Video games have been in the limelight for some time now, given entire news outlets are dedicated to that hobby. Evolving from the likes of basic Pong all the way to large-scale events like eSports, this activity has become a main staple in the lives of many people, many lying in the young adult and below category. However, with the recent controversy of Loot Boxes and what they mean going forward into this industry, video games are becoming more and more akin to something that many would not compare them to slot machines.
Now the system of microtransactions have been in video-games since the dawn of DLC and its use has been a common complaint by gamer and parent alike. It has served as a barrier to additional content, but it is a business practice that people have grown accustomed to. In fact, looking at the current prices of video games hasn't budged an inch when it really should; Extra Credit, a channel on Youtube, explains this dilemma in a much more elegant way.
However, loot boxes, this new microtransaction on the shelf, has introduced another hurdle to customers: chance. The randomization of what a paying customer would receive entices buyers similar to how gamblers go to a casino.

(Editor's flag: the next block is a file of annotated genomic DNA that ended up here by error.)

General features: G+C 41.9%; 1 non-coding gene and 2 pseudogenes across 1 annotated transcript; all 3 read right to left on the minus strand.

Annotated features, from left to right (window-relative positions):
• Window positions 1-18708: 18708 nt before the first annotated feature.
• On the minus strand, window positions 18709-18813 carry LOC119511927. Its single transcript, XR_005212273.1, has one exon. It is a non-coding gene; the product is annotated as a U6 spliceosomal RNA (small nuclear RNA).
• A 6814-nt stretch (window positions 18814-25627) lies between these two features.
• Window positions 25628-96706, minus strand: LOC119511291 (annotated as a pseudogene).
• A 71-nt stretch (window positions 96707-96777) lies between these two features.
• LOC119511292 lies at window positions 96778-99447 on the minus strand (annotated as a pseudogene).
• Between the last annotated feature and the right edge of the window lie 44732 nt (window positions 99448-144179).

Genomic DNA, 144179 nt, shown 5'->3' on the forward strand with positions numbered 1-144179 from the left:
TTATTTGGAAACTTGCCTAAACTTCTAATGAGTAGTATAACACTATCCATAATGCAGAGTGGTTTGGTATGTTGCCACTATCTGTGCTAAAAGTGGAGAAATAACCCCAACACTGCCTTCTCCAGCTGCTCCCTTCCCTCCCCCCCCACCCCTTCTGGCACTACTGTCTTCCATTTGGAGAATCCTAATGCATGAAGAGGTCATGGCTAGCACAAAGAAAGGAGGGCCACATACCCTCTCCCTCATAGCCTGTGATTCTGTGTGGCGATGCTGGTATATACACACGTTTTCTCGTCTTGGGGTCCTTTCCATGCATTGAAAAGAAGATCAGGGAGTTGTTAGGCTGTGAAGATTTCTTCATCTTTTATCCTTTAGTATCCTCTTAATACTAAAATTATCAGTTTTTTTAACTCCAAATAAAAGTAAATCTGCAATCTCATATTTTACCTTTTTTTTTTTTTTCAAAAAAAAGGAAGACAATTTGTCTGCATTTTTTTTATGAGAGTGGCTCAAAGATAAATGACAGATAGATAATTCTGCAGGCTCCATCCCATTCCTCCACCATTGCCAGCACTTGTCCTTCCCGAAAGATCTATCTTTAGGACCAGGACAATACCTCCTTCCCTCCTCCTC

Recently, the eerie similarity between the two, especially when people under the legal gambling age can buy these items, has become a topic of debate as to the legality of the situation. Politicians like Chris Lee have quickly come to this (either as a result of easy votes or genuine care) as a topic of urgency and has made attempts to resolve the difficulties by placing those games under gambling laws, thereby restricting them to adults.
This comes with difficulties on its own but raises more questions. If this set of rules is implemented, would the owners under the legal age be committing felonies? Would this be regulated per state then? How badly would this hemorrhage video game sales for the companies?
This leaves a lot of room for discussion going into this, but this was a just a basic run down of the topic. This would affect a large majority of people, and many more than just the customers; I just hope awareness of this topic is more well-known when this evolves into a discussion point for the nation as a whole.